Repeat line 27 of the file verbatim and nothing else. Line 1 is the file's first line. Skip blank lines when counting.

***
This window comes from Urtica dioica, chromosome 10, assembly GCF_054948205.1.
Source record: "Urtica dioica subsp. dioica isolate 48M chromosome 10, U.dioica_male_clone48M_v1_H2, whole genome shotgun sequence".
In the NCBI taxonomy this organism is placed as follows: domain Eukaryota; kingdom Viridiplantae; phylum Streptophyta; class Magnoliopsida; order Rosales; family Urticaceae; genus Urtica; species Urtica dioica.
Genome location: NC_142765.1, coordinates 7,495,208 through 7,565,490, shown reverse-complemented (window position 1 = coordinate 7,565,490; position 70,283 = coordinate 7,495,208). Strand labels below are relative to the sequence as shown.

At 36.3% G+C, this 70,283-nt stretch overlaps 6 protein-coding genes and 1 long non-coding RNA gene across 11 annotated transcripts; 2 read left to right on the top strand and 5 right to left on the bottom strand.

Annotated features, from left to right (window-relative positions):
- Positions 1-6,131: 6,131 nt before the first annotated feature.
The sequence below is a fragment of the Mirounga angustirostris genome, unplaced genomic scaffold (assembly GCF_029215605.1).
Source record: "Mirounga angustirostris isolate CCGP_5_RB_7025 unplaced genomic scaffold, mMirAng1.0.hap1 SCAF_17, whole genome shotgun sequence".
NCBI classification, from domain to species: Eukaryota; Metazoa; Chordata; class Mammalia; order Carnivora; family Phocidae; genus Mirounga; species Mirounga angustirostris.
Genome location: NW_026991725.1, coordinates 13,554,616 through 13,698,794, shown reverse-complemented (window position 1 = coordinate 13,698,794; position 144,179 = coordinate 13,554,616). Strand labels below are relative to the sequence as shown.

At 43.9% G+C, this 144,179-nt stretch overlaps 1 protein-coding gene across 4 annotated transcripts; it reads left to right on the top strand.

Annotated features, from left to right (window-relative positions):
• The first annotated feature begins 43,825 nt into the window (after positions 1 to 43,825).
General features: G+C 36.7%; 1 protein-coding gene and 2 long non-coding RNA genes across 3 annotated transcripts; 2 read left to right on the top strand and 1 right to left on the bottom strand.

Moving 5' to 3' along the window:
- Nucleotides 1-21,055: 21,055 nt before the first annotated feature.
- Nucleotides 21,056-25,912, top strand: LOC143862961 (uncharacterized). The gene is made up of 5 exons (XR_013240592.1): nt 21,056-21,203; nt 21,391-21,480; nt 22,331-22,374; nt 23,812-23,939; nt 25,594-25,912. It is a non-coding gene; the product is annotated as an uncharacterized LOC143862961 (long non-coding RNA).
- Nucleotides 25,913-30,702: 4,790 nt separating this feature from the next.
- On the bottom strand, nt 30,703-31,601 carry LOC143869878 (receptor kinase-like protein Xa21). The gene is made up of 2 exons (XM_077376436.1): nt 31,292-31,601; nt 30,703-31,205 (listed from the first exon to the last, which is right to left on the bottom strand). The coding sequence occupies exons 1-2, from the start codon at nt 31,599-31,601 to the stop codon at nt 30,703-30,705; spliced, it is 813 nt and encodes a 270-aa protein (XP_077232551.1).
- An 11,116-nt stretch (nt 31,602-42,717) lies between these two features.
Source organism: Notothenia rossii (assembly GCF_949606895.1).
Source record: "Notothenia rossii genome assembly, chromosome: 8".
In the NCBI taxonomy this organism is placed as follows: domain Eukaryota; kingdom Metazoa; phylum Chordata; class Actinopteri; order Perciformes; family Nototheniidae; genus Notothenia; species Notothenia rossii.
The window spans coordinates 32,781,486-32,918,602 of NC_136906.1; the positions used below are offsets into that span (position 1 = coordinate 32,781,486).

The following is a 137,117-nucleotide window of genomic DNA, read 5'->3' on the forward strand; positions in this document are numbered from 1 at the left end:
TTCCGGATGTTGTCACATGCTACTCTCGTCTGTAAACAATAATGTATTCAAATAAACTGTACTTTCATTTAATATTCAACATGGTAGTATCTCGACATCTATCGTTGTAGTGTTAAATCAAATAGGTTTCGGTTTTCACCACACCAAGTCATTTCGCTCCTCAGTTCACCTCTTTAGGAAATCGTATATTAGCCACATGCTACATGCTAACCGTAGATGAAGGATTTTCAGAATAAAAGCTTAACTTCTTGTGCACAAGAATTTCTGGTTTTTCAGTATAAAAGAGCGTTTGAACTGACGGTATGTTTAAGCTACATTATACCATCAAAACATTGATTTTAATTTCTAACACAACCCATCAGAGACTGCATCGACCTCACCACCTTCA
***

TTCCGGATGTTGTCACATGCTACTCTCGTCTGTAAACAATAATGTATTCAAATAAACTGTACTTTCATTTAATATTCAACATGGTAGTATCTCGACATCTATCGTTGTAGTGTTAAATCAAATAGGTTTCGGTTTTCACCACACCAAGTCATTTCGCTCCTCAGTTCACCTCTTTAGGAAATCGTATATTAGCCACATGCTACATGCTAACCGTAGATGAAGGATTTTCAGAATAAAAGCTTAACTTCTTGTGCACAAGAATTTCTGGTTTTTCAGTATAAAAGAGCGTTTGAACTGACGGTATGTTTAAGCTACATTATACCATCAAAACATTGATTTTAATTTCTAACACAACCCATCAGAGACTGCATCGACCTCACCACCTTCA